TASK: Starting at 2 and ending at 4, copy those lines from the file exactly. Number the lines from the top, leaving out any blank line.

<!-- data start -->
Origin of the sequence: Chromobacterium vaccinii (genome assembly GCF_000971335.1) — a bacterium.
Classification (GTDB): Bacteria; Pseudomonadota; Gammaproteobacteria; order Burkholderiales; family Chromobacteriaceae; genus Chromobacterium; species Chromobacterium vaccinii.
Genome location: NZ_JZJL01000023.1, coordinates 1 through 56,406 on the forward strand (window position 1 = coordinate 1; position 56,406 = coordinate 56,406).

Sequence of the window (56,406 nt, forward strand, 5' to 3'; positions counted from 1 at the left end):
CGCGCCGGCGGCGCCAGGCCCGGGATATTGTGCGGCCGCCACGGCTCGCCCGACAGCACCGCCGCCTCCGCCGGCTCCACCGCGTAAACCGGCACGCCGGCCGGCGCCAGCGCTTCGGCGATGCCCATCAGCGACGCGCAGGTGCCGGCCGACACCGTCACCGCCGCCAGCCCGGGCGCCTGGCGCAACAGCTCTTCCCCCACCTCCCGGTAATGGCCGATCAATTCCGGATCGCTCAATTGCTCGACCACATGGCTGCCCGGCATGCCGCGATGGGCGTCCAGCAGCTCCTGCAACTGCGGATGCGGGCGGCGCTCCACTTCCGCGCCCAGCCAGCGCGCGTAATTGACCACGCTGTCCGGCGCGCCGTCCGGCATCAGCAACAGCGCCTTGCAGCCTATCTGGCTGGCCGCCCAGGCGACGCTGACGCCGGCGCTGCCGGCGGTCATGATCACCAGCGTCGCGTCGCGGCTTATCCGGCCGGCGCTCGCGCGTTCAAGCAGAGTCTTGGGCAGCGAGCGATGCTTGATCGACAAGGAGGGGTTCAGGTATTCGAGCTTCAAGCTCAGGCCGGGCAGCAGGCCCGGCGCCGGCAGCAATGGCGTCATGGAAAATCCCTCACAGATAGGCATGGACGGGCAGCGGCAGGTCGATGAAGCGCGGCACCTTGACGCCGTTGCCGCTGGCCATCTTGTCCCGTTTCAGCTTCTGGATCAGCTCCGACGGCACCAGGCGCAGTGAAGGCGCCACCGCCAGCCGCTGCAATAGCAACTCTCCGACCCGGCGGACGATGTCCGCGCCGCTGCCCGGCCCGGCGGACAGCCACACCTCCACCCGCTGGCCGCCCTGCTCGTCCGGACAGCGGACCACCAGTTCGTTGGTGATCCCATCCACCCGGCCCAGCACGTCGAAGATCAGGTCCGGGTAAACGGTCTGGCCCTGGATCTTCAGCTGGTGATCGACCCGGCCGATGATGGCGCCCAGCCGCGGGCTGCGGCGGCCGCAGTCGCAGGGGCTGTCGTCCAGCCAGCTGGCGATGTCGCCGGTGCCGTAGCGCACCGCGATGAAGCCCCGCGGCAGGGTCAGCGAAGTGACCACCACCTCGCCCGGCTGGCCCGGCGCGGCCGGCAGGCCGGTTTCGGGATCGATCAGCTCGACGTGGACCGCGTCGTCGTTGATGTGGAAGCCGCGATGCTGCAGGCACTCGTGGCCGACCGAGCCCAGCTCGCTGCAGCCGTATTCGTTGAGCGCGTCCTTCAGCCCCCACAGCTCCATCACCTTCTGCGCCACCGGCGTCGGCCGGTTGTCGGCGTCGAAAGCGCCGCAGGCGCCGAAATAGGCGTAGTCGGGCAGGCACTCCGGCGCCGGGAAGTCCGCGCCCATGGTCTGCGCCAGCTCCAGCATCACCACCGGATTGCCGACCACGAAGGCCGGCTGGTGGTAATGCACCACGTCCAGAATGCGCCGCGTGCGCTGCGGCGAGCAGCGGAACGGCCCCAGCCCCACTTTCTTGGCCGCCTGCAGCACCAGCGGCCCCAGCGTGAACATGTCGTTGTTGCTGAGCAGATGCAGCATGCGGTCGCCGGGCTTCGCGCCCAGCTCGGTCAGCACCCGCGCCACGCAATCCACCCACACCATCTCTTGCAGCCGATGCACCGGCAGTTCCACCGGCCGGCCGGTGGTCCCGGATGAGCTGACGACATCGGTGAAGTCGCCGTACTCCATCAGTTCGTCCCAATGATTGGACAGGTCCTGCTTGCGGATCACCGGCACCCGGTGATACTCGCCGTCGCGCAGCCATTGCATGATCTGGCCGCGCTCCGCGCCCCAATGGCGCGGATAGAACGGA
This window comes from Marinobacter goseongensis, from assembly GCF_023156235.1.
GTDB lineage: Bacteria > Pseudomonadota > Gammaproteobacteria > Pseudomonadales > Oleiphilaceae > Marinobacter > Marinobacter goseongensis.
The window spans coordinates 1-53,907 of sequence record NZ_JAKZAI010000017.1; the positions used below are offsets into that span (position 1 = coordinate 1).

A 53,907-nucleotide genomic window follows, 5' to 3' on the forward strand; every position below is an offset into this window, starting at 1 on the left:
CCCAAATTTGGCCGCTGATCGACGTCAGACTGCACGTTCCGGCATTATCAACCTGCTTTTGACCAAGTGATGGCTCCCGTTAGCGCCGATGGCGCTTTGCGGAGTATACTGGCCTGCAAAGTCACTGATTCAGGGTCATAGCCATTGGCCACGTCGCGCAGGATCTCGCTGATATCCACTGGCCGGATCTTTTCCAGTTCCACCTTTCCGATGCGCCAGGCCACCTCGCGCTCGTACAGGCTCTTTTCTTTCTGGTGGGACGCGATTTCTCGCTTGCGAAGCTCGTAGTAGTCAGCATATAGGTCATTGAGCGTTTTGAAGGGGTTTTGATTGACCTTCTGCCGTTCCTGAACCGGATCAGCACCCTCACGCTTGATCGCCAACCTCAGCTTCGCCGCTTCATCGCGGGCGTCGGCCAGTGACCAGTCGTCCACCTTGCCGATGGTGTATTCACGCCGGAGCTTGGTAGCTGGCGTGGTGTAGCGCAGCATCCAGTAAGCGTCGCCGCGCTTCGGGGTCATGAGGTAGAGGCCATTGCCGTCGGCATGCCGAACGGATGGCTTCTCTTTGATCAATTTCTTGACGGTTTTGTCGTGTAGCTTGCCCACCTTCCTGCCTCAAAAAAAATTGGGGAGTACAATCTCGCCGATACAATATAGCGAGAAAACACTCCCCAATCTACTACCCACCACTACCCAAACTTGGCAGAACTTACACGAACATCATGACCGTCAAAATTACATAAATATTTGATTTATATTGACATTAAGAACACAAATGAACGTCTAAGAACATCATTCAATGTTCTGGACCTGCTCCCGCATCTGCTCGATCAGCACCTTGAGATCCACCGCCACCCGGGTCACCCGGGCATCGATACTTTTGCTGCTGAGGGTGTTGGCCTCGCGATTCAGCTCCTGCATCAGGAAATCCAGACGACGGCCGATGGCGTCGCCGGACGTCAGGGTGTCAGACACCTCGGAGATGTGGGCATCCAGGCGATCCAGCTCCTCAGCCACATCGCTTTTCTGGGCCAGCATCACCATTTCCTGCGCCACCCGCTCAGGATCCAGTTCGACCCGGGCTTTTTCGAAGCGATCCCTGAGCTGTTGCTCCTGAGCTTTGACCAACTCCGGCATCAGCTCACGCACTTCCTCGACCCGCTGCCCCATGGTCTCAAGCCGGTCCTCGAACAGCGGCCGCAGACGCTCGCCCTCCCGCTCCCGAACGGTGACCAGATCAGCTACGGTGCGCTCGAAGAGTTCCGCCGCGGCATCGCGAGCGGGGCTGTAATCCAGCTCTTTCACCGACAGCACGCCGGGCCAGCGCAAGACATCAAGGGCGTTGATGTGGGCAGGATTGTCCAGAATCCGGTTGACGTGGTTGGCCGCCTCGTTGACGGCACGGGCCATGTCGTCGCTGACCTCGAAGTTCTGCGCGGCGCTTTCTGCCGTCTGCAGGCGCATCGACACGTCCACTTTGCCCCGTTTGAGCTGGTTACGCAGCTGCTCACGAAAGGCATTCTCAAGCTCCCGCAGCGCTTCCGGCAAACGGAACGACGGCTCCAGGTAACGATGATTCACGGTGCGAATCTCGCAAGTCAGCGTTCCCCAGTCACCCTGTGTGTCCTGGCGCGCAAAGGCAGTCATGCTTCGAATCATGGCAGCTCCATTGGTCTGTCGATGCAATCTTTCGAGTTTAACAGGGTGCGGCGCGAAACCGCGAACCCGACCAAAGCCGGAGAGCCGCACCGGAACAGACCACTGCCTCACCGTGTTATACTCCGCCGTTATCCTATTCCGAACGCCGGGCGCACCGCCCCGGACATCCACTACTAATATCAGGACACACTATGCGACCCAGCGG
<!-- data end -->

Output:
Classification (GTDB): Bacteria; Pseudomonadota; Gammaproteobacteria; order Burkholderiales; family Chromobacteriaceae; genus Chromobacterium; species Chromobacterium vaccinii.
Genome location: NZ_JZJL01000023.1, coordinates 1 through 56,406 on the forward strand (window position 1 = coordinate 1; position 56,406 = coordinate 56,406).

Sequence of the window (56,406 nt, forward strand, 5' to 3'; positions counted from 1 at the left end):